“Paddington 2” is “The Godfather Part II” of Peruvian bear movies, a sequel that surpasses the superb original.
When the little guy with the floppy red hat and a fondness for orange marmalade first appeared on the feature screen three years ago this month, he seemed like a gift from the movie gods in a traditionally lean season. Now he and his creators have outdone themselves. One lovely sequence finds Paddington inside the London of an antique pop-up book, but lovely sequences keep popping up with remarkable frequency. Some films struggle to fill their running time. This one fairly revels in its joyous inventions.
The thread that holds the set pieces together is slender but strong. Paddington, who’s voiced by Ben Whishaw, is enchanted with the pop-up book, so he wants to earn enough money to buy it as a gift for his Aunt Lucy’s 100th birthday. Instead, he’s accused of stealing the one-of- a-kind treasure and goes to prison for a crime he didn’t commit. That plot thread hardly hints, though, at the delicious fun of subsequent events or the quality of the cast, which amounts to a who’s who—and who’s that?—of contemporary English and Irish actors.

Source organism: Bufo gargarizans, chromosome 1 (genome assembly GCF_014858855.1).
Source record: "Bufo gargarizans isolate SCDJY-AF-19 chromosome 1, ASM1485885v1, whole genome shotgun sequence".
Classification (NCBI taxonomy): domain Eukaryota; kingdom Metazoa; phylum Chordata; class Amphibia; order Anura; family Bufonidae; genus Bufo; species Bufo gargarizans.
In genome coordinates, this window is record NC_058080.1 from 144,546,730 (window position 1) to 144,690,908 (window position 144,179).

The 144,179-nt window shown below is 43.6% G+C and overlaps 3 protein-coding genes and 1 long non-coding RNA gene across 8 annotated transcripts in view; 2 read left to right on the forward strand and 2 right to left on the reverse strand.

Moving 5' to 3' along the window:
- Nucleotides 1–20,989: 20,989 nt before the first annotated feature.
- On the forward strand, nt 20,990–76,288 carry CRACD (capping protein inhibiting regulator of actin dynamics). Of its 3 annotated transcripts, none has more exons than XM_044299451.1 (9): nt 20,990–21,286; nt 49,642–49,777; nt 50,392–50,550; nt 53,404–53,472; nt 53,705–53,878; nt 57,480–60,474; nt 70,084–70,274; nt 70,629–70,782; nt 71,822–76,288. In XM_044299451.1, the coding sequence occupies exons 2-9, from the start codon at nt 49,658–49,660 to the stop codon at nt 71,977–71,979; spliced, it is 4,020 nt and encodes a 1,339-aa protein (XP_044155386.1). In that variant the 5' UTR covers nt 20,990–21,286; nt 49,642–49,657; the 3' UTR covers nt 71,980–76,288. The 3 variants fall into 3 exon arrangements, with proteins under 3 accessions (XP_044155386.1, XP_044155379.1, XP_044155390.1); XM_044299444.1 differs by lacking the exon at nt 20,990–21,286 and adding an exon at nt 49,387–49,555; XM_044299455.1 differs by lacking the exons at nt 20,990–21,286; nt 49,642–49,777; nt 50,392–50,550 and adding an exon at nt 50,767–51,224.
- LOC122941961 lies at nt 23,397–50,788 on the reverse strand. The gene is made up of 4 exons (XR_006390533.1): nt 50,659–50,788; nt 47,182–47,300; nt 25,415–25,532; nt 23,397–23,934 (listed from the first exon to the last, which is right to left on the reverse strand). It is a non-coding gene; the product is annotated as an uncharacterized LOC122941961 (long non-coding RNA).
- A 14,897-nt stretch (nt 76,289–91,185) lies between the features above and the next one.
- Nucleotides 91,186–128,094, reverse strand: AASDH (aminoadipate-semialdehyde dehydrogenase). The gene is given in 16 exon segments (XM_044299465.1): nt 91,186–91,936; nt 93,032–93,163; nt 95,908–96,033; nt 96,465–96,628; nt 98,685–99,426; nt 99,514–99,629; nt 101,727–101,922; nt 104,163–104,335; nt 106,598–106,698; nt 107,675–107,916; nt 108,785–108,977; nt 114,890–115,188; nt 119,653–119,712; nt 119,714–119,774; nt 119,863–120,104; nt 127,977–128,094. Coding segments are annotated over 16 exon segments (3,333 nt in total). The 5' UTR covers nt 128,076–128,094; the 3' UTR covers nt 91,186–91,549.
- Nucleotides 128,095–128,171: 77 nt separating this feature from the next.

Paddington’s adoptive family includes, as in the original, Hugh Bonneville as Mr. Brown and Sally Hawkins as Mrs. Brown. (By a twist of Paddington’s fate, Sally Hawkins gets to save him from drowning in an exquisite scene that could have been lifted from “The Shape of Water.”) Jim Broadbent deploys a Mitteleuropa accent as Mr. Gruber, an antique-shop owner. Brendan Gleeson is Knuckles McGinty, a fire-breathing cook with a Popeye voice who serves unswallowable swill to his fellow prisoners. (One moment of transfiguration in the mess hall is worthy of “Ratatouille.”) Hugh Grant steals every frame of every scene he’s in as Phoenix Buchanan, a washed-up stage star of the West End turned loony and larcenous TV pitchman for canned dog food. Some of Grant’s comic turns and pirouettes are close to sublime, and he doesn’t stop topping himself until the last frame of the film.
If all of this praise seems too lavish to be credible, let’s stipulate that “Paddington 2” falls short of perfection about 1%—though it could be as much as 1.5%—of the time. For the rest, though, it’s a marvel of animation technology married to impeccable live-action showmanship; there’s a sense of cast and crew working at the top of their games. Like the original, this sequel was produced by David Heyman and directed by Paul King, who wrote the exceedingly witty script with Simon Farnaby. The returning cinematographer and production designer were, respectively, Erik Wilson and Gary Williamson. Thanks to their collaboration, and Paul King’s confident sense of pacing, the film is never rushed, though it’s consistently intense, with visual energy that feels endlessly renewable.
Photo courtesy of Paddington Movie